NNHelper is a Go package for creating and using a neural network


This article describes how the package works helperdesigned to create and use neural networks in Go programs.

If you are already familiar with machine learning and use it in your work, then this article and the examples described in it may seem too simple for you. If you are at the beginning of your journey and want to get acquainted with this topic or would like to learn how to use the neuromatrix in your Go programs, then you have come to the right place.

Go package helper designed to quickly create a neural network and use it in applications written in the Go language. For use helper you don’t need anything else other than Go. Package helper is a package add-on gonn. And this is the only external dependency.

Neural network (neural matrix)

Let me try to explain in my own words what a neural network or neuromatrix is, so as not to copy here complex and, perhaps, incomprehensible explanations from the first reading.

A neuromatrix is ​​an array of floating point values ​​that allows you to give the desired output values ​​depending on the input values. The values ​​known to us are fed to the input of the neuromatrix, and the results we expect are given at the output.

Let’s use the neuromatrix to solve the problem “Minus for Minus gives Plus.” To do this, we will make two tables: one with input data, the other with results.

We have two input parameters and two output parameters. The input is two numbers with a plus or minus sign. At the output we get two numbers with values ​​from 0 to 1. If the first value is close to 1, then the result is Plus, if the second value is close to 1, then the result is Minus. Those. we give real values ​​​​as input, and we get an array of results as output. We select the largest value from the array and consider this the answer.

Входные данные:			   		Результаты (1ый  – это Плюс, 2ой – это минус):
 1, 1  – плюс * плюс   		1, 0 – плюс
 1,-1  – плюс * минус  		0, 1 – минус
-1, 1  – минус* плюс   		0, 1 – минус
-1,-1  – минус* минус  		1, 0 – плюс

From the prepared tables with input and output data, a neuromatrix is ​​created with the help of its training. The input data is fed to the inputs of the matrix. The matrix produces an output that is compared with the result from our results table. Based on these answers, the coefficients in the matrix change. The input data is looped through hundreds, thousands and even hundreds of thousands of times until the matrix answers are accurate enough.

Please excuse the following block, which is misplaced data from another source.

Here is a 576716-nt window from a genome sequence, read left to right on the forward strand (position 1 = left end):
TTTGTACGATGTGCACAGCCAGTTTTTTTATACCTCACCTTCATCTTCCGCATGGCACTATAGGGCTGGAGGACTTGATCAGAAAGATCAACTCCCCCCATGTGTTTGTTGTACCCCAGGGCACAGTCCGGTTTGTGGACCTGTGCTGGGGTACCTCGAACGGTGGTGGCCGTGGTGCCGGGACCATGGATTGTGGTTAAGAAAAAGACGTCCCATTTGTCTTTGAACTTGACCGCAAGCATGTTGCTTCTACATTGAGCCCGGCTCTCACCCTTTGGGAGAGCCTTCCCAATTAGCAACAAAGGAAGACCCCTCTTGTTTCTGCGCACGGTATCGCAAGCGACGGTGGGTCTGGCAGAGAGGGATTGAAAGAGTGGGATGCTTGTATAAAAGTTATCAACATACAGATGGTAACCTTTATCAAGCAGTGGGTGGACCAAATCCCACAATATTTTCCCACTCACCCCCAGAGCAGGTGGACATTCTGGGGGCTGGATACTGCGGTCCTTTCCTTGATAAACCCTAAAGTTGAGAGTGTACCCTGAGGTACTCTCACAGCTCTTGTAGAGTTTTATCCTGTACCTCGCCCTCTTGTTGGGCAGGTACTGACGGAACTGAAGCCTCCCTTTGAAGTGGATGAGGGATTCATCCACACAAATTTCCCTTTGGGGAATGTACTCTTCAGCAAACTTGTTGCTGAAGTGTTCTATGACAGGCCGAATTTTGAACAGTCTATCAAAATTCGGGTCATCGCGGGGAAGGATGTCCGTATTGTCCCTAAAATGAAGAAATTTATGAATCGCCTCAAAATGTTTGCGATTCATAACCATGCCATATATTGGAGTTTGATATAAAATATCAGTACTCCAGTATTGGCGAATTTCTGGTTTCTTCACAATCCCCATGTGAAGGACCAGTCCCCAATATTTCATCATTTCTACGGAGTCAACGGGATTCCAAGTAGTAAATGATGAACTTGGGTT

Let’s move on to programming

Enough words and theory. Let’s see how it looks in practice.

Let’s create a folder for the project. We will create three files in it:


Let’s place our input and output data in *.csv files:





In the main.go file, create the main function and write the code:

// Константы с именами файлов наших данных и самой матрицы
const (
    SAM03_NN  = "sam03.nn"
    SAM03_INP = "sam03_inp.csv"
    SAM03_TAR = "sam03_tar.csv"

// Массив строк с понятными ответами для вывода на консоль
humanAnswers := []string{"Plus", "Minus"}

// Создаем матрицу с 2-я входами и 2-я выходами, из csv файлов, 
// если марица отсутствует на диске
if _, err := os.Stat(SAM03_NN); errors.Is(err, os.ErrNotExist) {
        log.Println("Create", SAM03_NN, "neural network")
        nnhelper.Create(2, 4, 2, false, SAM03_INP, SAM03_TAR, SAM03_NN, true)

// Загружаем матрицу из файла
nn := nnhelper.Load(SAM03_NN)

// Предыдущий оператор создал матрицу и теперь мы ее используем/тестируем: 
// создаем массив с данными для которых хотим получить результат и для этого,
// в цикле, выполняем функции nn.Answer и nn.AnswerToHuman
const (
        PLUS  = 1.0
        MINUS = -1.0

    // Intput array for testing
    in := [][]float64{
        {PLUS, PLUS},   // Plus * Plus = Plus
        {PLUS, MINUS},  // Plus * Minus = Minus
        {MINUS, PLUS},  // Minus * Plus = Minus
        {MINUS, MINUS}, // Minus * Minus = Plus
        {3000, -0.001}, // Minus * Plus = Minus
    for i := range in {
        out := nn.Answer(in[i]...)
        answer, _ := nn.AnswerToHuman(out, humanAnswers)
        fmt.Println(in[i], answer, out)

The full text of this example and the data files are located in the folder examples/sam03

Let’s run the example:

go run .

And we get the results:

[1 1] Plus [0.9944239772210877 0.005449692189449571]
[1 -1] Minus [0.006860785779850435 0.9935960167863507]
[-1 1] Minus [0.005651009980489101 0.994384581174021]
[-1 -1] Plus [0.9944591181959666 0.005221796400203198]
[3000 -0.001] Minus [0.005445102841471242 0.9960123783099599]

In the results we see (see the first line):

  • our initial data: [1,1]

  • result translated into understandable form: Plus

  • the result obtained from the outputs of the matrix: [0.9944239772210877 0.005449692189449571]

Pay attention to the last line of results. Our matrix was able to give the correct answer to the “unknown” inputs. This is the whole taste of neural networks. The matrix gives answers not only to the input data that it was trained on, but also to other input parameters unknown to it.

To see the learning process of the neural network, you need to delete the sam03.nn file and run the example.

Well, I guess I’ll end here. For a long time I dreamed of writing a clear and simple explanation of how neural networks can be used in programming. I hope I succeeded.

There are two more examples in the package:

  • sam02: Input the time in 24-hour format and get the answer: Morning, Evening, Day or Night;

  • sam01: An example of a matrix for getting the reaction of a game bot. The input is the amount of health, the presence of weapons, the number of enemies, and at the output we get the answer to the question “what to do”: attack, sneak, run away or do nothing.

The package is posted on Github:

Kirill Scherba

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